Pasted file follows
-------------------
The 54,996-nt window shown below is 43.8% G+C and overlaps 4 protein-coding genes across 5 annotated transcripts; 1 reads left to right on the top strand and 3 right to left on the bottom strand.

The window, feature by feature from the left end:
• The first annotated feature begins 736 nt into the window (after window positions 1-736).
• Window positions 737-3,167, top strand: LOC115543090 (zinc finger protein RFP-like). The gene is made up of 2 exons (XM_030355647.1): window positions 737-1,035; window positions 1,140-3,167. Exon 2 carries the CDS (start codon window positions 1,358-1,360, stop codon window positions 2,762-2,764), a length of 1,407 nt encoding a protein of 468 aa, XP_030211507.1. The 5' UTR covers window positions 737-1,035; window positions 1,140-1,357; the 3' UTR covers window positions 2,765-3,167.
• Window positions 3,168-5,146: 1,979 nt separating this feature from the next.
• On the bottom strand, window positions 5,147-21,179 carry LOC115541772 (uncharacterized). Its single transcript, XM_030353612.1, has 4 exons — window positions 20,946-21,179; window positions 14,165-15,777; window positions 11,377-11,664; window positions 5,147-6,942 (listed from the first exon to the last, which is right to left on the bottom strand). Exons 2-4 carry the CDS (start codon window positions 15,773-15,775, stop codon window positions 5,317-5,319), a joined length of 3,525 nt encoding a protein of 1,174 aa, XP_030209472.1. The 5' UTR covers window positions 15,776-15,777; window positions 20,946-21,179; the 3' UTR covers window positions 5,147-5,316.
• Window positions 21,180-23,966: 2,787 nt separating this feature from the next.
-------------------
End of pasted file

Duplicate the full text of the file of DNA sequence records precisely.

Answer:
The 54,996-nt window shown below is 43.8% G+C and overlaps 4 protein-coding genes across 5 annotated transcripts; 1 reads left to right on the top strand and 3 right to left on the bottom strand.

The window, feature by feature from the left end:
• The first annotated feature begins 736 nt into the window (after window positions 1-736).
• Window positions 737-3,167, top strand: LOC115543090 (zinc finger protein RFP-like). The gene is made up of 2 exons (XM_030355647.1): window positions 737-1,035; window positions 1,140-3,167. Exon 2 carries the CDS (start codon window positions 1,358-1,360, stop codon window positions 2,762-2,764), a length of 1,407 nt encoding a protein of 468 aa, XP_030211507.1. The 5' UTR covers window positions 737-1,035; window positions 1,140-1,357; the 3' UTR covers window positions 2,765-3,167.
• Window positions 3,168-5,146: 1,979 nt separating this feature from the next.
• On the bottom strand, window positions 5,147-21,179 carry LOC115541772 (uncharacterized). Its single transcript, XM_030353612.1, has 4 exons — window positions 20,946-21,179; window positions 14,165-15,777; window positions 11,377-11,664; window positions 5,147-6,942 (listed from the first exon to the last, which is right to left on the bottom strand). Exons 2-4 carry the CDS (start codon window positions 15,773-15,775, stop codon window positions 5,317-5,319), a joined length of 3,525 nt encoding a protein of 1,174 aa, XP_030209472.1. The 5' UTR covers window positions 15,776-15,777; window positions 20,946-21,179; the 3' UTR covers window positions 5,147-5,316.
• Window positions 21,180-23,966: 2,787 nt separating this feature from the next.